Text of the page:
Elsewhere, we get Wakamatsu’s amazingly inept acting, the dangers of playing a visual novel and not using the default names, and Miyako’s fellow mangaka relationship with Nozaki continuing to be misunderstood by the guy who’s crushing on her… who, because this manga is very close-knit, turns out to be Seo’s big brother. We also meet several other author’s in the magazine that Nozaki’s published in, and they all seem to have their own eccentricities, though they can all agree on one thing – Nozaki’s manga is generic and dull. Honestly, it’s something of a surprise it hasn’t been cancelld by now, but I think that the ‘Nozaki tries to find the idea for a new series’ plot is being saved for a rainy day – that and the tie-ins to real life are too much fun to drop. Possibly best of all, Mikoshiba needs to have someone pretend to be his girlfriend, and each of the three main options are hilarious.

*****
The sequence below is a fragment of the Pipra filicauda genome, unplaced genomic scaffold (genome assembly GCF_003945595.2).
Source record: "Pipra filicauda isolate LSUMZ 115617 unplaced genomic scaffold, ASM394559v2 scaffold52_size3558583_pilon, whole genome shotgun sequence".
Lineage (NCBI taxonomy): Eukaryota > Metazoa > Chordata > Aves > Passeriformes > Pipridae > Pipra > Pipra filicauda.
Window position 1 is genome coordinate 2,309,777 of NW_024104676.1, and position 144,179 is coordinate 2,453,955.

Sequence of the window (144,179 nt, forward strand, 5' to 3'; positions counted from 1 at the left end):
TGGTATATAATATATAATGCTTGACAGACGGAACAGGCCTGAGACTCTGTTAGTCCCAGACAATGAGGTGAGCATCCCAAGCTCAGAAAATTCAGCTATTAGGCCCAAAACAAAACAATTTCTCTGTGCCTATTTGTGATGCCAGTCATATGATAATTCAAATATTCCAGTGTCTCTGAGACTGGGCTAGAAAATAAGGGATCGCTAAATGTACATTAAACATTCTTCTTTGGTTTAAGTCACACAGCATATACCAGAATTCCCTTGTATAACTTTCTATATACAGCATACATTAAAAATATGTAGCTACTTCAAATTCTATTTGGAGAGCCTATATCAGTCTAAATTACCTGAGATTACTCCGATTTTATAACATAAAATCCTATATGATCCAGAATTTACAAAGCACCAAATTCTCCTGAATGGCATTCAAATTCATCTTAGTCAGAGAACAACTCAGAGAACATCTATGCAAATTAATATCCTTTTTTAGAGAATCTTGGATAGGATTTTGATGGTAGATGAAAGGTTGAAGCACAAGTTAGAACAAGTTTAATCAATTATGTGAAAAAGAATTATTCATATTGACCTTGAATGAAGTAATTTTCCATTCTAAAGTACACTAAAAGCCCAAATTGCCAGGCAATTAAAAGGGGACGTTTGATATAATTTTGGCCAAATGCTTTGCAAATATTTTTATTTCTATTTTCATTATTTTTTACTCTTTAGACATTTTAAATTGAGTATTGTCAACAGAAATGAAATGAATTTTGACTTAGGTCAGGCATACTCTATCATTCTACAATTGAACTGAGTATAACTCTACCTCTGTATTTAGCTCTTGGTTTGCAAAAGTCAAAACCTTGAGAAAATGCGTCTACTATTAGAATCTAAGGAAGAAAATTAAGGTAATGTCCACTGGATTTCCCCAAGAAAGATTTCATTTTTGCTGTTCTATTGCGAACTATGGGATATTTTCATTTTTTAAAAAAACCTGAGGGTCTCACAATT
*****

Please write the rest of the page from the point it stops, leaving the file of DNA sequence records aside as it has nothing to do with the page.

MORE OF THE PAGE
Nozaki-kun remains hilarious, and the hilarity is because of its character-based humor. Unless you can’t stand anything to do with 4-koma or tsukkomi-0style humor, you should be reading this every time it comes out.

Very few tanukis this time around – we are running a tanuki defecit.